By an appropriate order (subject to review by the Commission), filed at the same time, a certificate of public convenience and necessity was issued to Huber and its application to abandon its sale of natural gas to Northern was denied, except as it related to the twelfth well which is not material to this litigation. Permission to abandon the T system facilities was also refused. On October 6, 1955 the Commission affirmed the decision in its entirety. An order denying the application for rehearing was issued November 29, 1955. The petition for review was thereafter filed.
The Phillips decision makes it very clear that Huber is a natural gas company directly within the jurisdiction of the Commission under the Act by reason of its sale of natural gas to Northern, admittedly a sale in interstate commerce of natural gas for resale.Huber would seem to accede to the jurisdictional view for its attempt to cancel the Northern contract, as has been noted, was based upon the Commission's action in its 174-A order which Huber claimed established a price for the contract gas less than the amount fixed by the contract itself. In so doing, Huber recognized the right of the Commission to control the price of the gas. That the cancellation maneuver was not justified and for its own purposes in no way detracts from Huber's plain acceptance of the authority of the Commission. Irrespective of that, in almost identical circumstances the Supreme Court held Phillips, just such an independent natural gas producer, to be a "natural-gas company" within the Act and that its sales in interstate commerce of natural gas for resale are subject to the jurisdiction of, and rate regulation by the Commission. In that action as here the contention was made that the sales by Phillips were a part of the "production or gathering of natural gas" and controlled by the second clause of Section 1(b) of the Act which provides that the authority of the Commission does not extend "to the production or gathering of natural gas". The Commission had found that the sales by Phillips were part of the production and gathering process or at least an exempt incident thereof but the Supreme Court at page 678 of 347 U.S. at page 797 of 74 S. Ct. flatly rejected that position saying:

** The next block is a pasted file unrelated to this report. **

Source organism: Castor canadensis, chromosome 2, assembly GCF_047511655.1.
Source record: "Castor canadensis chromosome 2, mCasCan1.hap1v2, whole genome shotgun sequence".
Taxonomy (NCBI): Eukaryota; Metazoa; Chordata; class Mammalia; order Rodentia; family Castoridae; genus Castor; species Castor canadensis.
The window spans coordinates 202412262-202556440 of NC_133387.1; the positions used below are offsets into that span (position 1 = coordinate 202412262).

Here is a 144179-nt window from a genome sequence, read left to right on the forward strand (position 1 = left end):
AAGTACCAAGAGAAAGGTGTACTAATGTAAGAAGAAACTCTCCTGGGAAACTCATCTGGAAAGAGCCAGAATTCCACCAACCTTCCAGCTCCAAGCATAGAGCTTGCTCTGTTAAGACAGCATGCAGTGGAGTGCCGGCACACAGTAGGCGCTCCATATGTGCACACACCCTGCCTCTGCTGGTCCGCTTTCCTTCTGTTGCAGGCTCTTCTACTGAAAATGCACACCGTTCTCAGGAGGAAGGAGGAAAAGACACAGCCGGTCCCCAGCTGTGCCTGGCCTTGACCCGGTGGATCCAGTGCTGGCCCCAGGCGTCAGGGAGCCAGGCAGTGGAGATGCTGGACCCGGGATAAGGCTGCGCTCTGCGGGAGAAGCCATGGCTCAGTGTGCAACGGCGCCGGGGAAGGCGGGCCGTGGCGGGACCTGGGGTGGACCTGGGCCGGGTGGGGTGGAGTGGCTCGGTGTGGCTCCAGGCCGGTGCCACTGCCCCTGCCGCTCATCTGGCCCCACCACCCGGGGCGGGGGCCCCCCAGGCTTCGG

"We are of the opinion, however, that the finding is without adequate basis in law, and that production and gathering, in the sense that those terms are used in § 1(b), end before the sales by Phillips occur."
The first clause of Section 1(b) of the Act establishes its application "to the transportation of natural gas in interstate commerce, to the sale in interstate commerce of natural gas for resale for ultimate public consumption for domestic, commercial, industrial, or any other use, and to natural-gas companies engaged in such transportation or sale * * *." And the Supreme Court said in Interstate Natural Gas. Co. v. Federal Power Commission, 1947, 331 U.S. 682, 690-691, 67 S. Ct. 1482, 1487, 91 L. Ed. 1742, regarding the jurisdiction thus conferred that "Exceptions to the primary grant of jurisdiction in the section are to be strictly construed." The assertion that the sale to Northern is part of Huber's gathering process and consequently not controlled by the Commission is almost identical with the unsuccessful argument urged in that cause by Interstate.
The suggestion that the legislative history shows that Congress intended to regulate only the interstate pipelines and that the Northern sale should be construed as an integral part of Huber's business of producing and gathering was also advanced in Phillips. The Court significantly and sweepingly disposed by that thought by saying:
"Rather, we believe that the legislative history indicates a congressional intent to give the Commission jurisdiction over the rates of all wholesales of natural gas in interstate commerce, whether by a pipeline company or not and whether occurring before, during, or after transmission by an interstate pipeline company."
And at page 685 of 347 U.S. at page 800 of 74 S. Ct. the Court laid down the general guiding principle with reference to the type of sale by an independent producer with which we are dealing in this petition. The court said:
"Regulation of the sales in interstate commerce for resale made by a so-called independent natural-gas producer is not essentially different from regulation of such sales when made by an affiliate of an interstate pipeline company. In both cases, the rates charged may have a direct and substantial effect on the price paid by the ultimate consumers. Protection of consumers against exploitation at the hands of natural-gas companies was the primary aim of the Natural Gas Act. Federal Power Commission v. Hope Natural Gas Co., supra, 320 U.S. , at page 610, 64 S. Ct.  at page 291 [88 L. Ed. 333]. Attempts to weaken this protection by amendatory legislation exempting independent ...